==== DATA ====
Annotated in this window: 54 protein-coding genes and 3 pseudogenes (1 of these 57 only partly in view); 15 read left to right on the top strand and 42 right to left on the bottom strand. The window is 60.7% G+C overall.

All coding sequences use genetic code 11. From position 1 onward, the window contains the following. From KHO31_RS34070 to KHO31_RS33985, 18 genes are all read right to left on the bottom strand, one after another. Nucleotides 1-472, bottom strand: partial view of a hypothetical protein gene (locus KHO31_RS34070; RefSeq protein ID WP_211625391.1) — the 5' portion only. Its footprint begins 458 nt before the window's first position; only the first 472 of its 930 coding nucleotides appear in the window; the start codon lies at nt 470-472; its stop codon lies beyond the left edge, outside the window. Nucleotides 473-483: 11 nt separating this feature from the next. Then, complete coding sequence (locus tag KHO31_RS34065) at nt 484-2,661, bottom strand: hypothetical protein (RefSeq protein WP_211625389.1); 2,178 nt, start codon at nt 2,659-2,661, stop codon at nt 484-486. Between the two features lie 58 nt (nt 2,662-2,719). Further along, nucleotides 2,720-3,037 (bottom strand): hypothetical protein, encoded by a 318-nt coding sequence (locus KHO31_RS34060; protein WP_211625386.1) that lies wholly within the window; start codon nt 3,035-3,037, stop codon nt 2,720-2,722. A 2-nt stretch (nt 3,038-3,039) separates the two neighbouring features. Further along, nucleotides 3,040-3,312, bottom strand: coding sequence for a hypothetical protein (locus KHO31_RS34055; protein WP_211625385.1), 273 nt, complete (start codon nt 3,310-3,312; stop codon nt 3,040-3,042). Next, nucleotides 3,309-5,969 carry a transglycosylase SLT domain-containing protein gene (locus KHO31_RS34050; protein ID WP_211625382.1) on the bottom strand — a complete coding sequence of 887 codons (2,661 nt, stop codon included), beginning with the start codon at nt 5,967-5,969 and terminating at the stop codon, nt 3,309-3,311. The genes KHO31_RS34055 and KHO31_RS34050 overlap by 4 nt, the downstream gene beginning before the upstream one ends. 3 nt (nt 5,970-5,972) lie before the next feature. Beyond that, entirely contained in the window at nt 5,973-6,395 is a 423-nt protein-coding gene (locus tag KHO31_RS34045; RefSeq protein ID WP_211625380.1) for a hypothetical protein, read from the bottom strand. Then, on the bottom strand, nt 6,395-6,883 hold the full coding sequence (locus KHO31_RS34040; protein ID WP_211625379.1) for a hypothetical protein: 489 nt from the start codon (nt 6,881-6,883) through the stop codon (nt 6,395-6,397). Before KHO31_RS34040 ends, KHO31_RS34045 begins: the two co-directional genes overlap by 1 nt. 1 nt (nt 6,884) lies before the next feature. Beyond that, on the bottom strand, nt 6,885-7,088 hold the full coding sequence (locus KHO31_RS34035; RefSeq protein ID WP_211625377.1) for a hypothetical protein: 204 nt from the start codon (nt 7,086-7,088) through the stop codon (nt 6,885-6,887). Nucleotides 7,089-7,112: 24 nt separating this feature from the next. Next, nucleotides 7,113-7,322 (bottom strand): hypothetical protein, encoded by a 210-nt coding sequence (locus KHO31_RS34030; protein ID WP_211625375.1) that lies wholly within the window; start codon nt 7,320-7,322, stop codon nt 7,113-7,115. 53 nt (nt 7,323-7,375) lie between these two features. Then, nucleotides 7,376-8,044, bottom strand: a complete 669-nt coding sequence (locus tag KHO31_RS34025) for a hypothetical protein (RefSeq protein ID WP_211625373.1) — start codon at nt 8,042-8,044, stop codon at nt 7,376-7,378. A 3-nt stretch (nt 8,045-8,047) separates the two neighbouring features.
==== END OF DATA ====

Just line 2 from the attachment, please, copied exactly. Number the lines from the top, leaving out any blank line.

All coding sequences use genetic code 11. From position 1 onward, the window contains the following. From KHO31_RS34070 to KHO31_RS33985, 18 genes are all read right to left on the bottom strand, one after another. Nucleotides 1-472, bottom strand: partial view of a hypothetical protein gene (locus KHO31_RS34070; RefSeq protein ID WP_211625391.1) — the 5' portion only. Its footprint begins 458 nt before the window's first position; only the first 472 of its 930 coding nucleotides appear in the window; the start codon lies at nt 470-472; its stop codon lies beyond the left edge, outside the window. Nucleotides 473-483: 11 nt separating this feature from the next. Then, complete coding sequence (locus tag KHO31_RS34065) at nt 484-2,661, bottom strand: hypothetical protein (RefSeq protein WP_211625389.1); 2,178 nt, start codon at nt 2,659-2,661, stop codon at nt 484-486. Between the two features lie 58 nt (nt 2,662-2,719). Further along, nucleotides 2,720-3,037 (bottom strand): hypothetical protein, encoded by a 318-nt coding sequence (locus KHO31_RS34060; protein WP_211625386.1) that lies wholly within the window; start codon nt 3,035-3,037, stop codon nt 2,720-2,722. A 2-nt stretch (nt 3,038-3,039) separates the two neighbouring features. Further along, nucleotides 3,040-3,312, bottom strand: coding sequence for a hypothetical protein (locus KHO31_RS34055; protein WP_211625385.1), 273 nt, complete (start codon nt 3,310-3,312; stop codon nt 3,040-3,042). Next, nucleotides 3,309-5,969 carry a transglycosylase SLT domain-containing protein gene (locus KHO31_RS34050; protein ID WP_211625382.1) on the bottom strand — a complete coding sequence of 887 codons (2,661 nt, stop codon included), beginning with the start codon at nt 5,967-5,969 and terminating at the stop codon, nt 3,309-3,311. The genes KHO31_RS34055 and KHO31_RS34050 overlap by 4 nt, the downstream gene beginning before the upstream one ends. 3 nt (nt 5,970-5,972) lie before the next feature. Beyond that, entirely contained in the window at nt 5,973-6,395 is a 423-nt protein-coding gene (locus tag KHO31_RS34045; RefSeq protein ID WP_211625380.1) for a hypothetical protein, read from the bottom strand. Then, on the bottom strand, nt 6,395-6,883 hold the full coding sequence (locus KHO31_RS34040; protein ID WP_211625379.1) for a hypothetical protein: 489 nt from the start codon (nt 6,881-6,883) through the stop codon (nt 6,395-6,397). Before KHO31_RS34040 ends, KHO31_RS34045 begins: the two co-directional genes overlap by 1 nt. 1 nt (nt 6,884) lies before the next feature. Beyond that, on the bottom strand, nt 6,885-7,088 hold the full coding sequence (locus KHO31_RS34035; RefSeq protein ID WP_211625377.1) for a hypothetical protein: 204 nt from the start codon (nt 7,086-7,088) through the stop codon (nt 6,885-6,887). Nucleotides 7,089-7,112: 24 nt separating this feature from the next. Next, nucleotides 7,113-7,322 (bottom strand): hypothetical protein, encoded by a 210-nt coding sequence (locus KHO31_RS34030; protein ID WP_211625375.1) that lies wholly within the window; start codon nt 7,320-7,322, stop codon nt 7,113-7,115. 53 nt (nt 7,323-7,375) lie between these two features. Then, nucleotides 7,376-8,044, bottom strand: a complete 669-nt coding sequence (locus tag KHO31_RS34025) for a hypothetical protein (RefSeq protein ID WP_211625373.1) — start codon at nt 8,042-8,044, stop codon at nt 7,376-7,378. A 3-nt stretch (nt 8,045-8,047) separates the two neighbouring features.